8 months ago
Admissions Advice

Affirmative Action Ruling: What to Expect

On June 29, 2023, the US Supreme Court struck down the use of race in admissions, deeming it unconstitutional. This ruling significantly impacts students of color and their chances of acceptance into college.

Here are the main changes you can expect, as well as what you can do as a student of color to optimize your college chances despite the ruling.

- What Does This Mean for Your Chances? -

The end of affirmative action action is going to have the biggest impact on students of color, especially Black, Hispanic, and Native American students.

Among students of color, Black students will see the biggest drop in acceptance chances, Hispanic and Native American students will be moderately impacted, and multi-racial students will see a smaller drop.

On the flip side, Asian students will see a small boost. White students will also see a boost, but it will be even smaller, and not very significant.

Keep in mind that admissions chances will not change at public colleges in the nine states that had banned affirmative action prior to the Supreme Court decision. These states include: California, Washington, Florida, Michigan, Nebraska, Arizona, New Hampshire, Oklahoma, and Idaho. Chances will change, however, at private colleges in these states.

EDIT: Our chancing model didn't previously account for Affirmative Action bans in states outside of California. So, your chances on CollegeVine should change in these states after our model update.

- How to Optimize Your Chances Despite the End of Affirmative Action -

While acceptance rates for most students of color will drop, there are a few things you can do to optimize your chances. They include:

1. Re-evaluate your chances and make sure to add 2-3 more safeties.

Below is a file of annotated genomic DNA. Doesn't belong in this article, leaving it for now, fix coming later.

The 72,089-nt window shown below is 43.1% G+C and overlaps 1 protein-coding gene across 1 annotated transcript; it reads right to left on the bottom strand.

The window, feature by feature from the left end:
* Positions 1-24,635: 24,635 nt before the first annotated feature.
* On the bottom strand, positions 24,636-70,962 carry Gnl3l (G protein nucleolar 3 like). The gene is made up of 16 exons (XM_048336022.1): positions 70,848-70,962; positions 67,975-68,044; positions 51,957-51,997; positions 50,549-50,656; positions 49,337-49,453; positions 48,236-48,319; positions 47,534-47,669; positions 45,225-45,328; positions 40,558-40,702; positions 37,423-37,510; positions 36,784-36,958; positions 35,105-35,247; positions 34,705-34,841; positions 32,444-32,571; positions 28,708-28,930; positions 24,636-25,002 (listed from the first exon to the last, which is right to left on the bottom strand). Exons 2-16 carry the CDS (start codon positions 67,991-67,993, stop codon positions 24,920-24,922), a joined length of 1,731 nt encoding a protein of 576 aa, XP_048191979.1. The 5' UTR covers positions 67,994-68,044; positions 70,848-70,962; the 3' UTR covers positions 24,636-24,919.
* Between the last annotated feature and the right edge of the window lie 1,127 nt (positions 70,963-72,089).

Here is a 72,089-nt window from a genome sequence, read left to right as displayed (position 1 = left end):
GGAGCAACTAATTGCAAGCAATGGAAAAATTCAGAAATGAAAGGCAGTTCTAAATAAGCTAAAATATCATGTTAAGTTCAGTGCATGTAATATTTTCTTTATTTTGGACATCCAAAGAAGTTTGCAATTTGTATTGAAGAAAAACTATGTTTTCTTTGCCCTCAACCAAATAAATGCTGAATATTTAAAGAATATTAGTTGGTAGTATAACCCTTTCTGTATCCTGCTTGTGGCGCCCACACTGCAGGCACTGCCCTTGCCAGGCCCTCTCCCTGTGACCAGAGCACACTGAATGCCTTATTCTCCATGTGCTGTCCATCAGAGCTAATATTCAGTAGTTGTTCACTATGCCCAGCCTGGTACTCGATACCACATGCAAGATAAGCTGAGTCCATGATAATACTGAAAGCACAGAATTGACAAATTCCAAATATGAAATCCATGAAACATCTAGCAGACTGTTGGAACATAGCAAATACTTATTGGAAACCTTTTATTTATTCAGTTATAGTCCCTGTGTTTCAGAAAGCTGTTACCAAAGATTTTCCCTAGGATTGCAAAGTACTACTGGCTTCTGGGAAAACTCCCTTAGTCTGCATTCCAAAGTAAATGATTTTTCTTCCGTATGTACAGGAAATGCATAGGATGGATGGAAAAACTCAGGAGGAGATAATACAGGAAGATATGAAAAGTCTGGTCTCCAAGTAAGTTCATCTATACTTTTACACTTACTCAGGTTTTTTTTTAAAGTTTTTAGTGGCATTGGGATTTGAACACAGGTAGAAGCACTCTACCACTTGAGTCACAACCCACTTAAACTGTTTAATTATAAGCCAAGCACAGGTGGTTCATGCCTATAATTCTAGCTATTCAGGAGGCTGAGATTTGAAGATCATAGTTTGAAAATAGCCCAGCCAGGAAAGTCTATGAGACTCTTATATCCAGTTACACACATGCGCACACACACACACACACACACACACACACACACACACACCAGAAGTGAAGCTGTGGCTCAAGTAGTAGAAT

Our chancing engine will be adjusted in the next couple weeks for this change in admissions policy, so you may see your chances drop at certain schools. Some of your schools may be recategorized in terms of safeties, target, and reaches.

To solidify your chances, make sure to add at least 2-3 more safety schools, for a total of 4-5 safeties, 4 targets, and 2 reaches.

2. Seek out colleges that you’ll definitely be able to afford.

Because it will become increasingly difficult to get into the most selective colleges with generous financial aid, underrepresented students of color on financial aid will need to prioritize affordable options even more than in typical years.

Make sure to use each school’s net price calculator to understand the approximate cost for your family after financial aid. Local state schools and community colleges are often the most affordable, but you may also be able to get significant merit aid at private colleges where your profile is especially strong.

3. Consider applying test-optional.

Because admissions chances are dropping for most students of color, it’s important to optimize your chances and take advantage of test-optional policies.

Whether you should submit or not depends on your score and the individual schools you’re applying to. There’s no hard-and-fast rule, but our data suggests that at less selective colleges, a student should only submit a test score if their SAT or ACT is at or above the 50th percentile. At more selective colleges, a good guideline is the 75th percentile score.

4. Ask your counselor to provide more contextual information in your rec letter.

If you have any family or home circumstances, or if there are academic and extracurricular limitations at your school, you can ask your counselor to note those in your rec letter.

You’re also able to point these out yourself in the Additional Information section of the Common App.

Looking for more advice on affirmative action? Read our full blog post for more info: https://blog.collegevine.com/end-of-affirmative-action

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7 months ago[edited]



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